The Indialantic buoy was last heard from on 1/10/2016. While we do have a visual on it we have been unable to get out to it to attempt on site troubleshooting. We are currently working on a code upgrade for the transmitter which should help us in determining communication issues in the future and once we can get to the buoy we will swap out transmitters to implement the code upgrade. We appreciate your patience.
We had a great weather window today and were able to return the Indialantic buoy back to service! 1 foot of viz but other than that everything went well.
The Indialantic surf buoy was recovered today, we will repair it as soon as possible and return it to service as quickly as we can. Thank you for your patience.
We lost contact with the Indialantic surf buoy mid-day on 11/24/2015. The issue is related to the same problem that brought down the Cocoa Beach buoy. We will recover the Indialantic buoy at the next available opportunity, repair it and return it to service as quickly as possible. Thank you for your patience.
The Indialantic buoy survived! We went to pay our last respects as soon as we got back beachside from the evacuation and there it was just sitting out there looking pretty. But it did stop transmitting data due to Hurricane Matthew. This buoy will be recovered and repaired as soon as possible. Stay tuned for updates.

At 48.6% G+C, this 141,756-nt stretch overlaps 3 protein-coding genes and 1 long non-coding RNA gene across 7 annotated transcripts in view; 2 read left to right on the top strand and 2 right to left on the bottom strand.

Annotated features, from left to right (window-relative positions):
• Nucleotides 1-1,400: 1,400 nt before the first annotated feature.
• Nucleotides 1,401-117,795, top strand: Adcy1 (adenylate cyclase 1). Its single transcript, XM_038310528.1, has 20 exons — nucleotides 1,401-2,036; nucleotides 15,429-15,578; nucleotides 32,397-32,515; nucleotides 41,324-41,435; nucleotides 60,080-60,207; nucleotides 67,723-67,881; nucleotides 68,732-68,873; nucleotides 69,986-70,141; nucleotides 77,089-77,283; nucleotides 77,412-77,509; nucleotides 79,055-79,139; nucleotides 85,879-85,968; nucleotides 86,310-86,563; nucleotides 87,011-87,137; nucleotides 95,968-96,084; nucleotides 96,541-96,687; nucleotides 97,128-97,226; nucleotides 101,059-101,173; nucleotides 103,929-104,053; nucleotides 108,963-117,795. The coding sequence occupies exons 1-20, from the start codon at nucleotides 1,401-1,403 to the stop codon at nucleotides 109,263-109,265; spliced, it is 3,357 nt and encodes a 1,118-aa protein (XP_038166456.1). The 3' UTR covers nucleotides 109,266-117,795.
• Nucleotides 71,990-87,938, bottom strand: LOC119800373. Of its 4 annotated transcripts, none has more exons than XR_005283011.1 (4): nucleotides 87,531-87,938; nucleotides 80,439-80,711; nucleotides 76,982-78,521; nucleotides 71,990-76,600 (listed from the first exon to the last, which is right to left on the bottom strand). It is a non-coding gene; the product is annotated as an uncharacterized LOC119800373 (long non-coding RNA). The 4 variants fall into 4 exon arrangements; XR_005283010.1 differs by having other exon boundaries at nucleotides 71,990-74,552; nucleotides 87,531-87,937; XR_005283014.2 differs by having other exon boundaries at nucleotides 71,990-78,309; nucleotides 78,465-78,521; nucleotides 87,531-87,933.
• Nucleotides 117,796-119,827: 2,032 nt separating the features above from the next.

Finally had good enough ocean conditions to get the kayak out to assess the damage to the Indialantic buoy and try to retrieve the transmitter. Fortunately the only physical damage was to the antenna mast. The antenna mast had broken off stopping the data transmission and caused the buoy to get flooded. The transmitter is inside a waterproof housing so it is perfectly fine and the battery was fully charged so the solar panels were still functioning as well. The last transmission from the buoy was at 10/6/2016 23:00 EDT at Hs = 12.5 ft and Tp = 9.1 s. The processed data is also stored on the transmitter as a back up and we had hoped to get all the data from the storm off of it but unfortunately the flooding compromised the portion of the data cable inside the buoy. There are a couple of wiring splices inside the buoy that are only splash proof and being submerged in sea water allowed water ingress and has caused intermittent connection. We did get 3 more data points during the storm with the last reading at 10/7/2016 04:30 EDT with Hs = 18.7 ft and Tp = 10.7 s! We also had intermittent data up until today so we know the wavegage is also still working and collecting data. We replaced the broken antenna mast with a dummy antenna mast to keep anything else from getting in and hopefully keep this buoy afloat until we can swap it out with a new buoy. Once we recover it we will also recover the wavegage and get all the data from Hurricane Matthew. Stay tuned as we will publish all the storm data once recovered.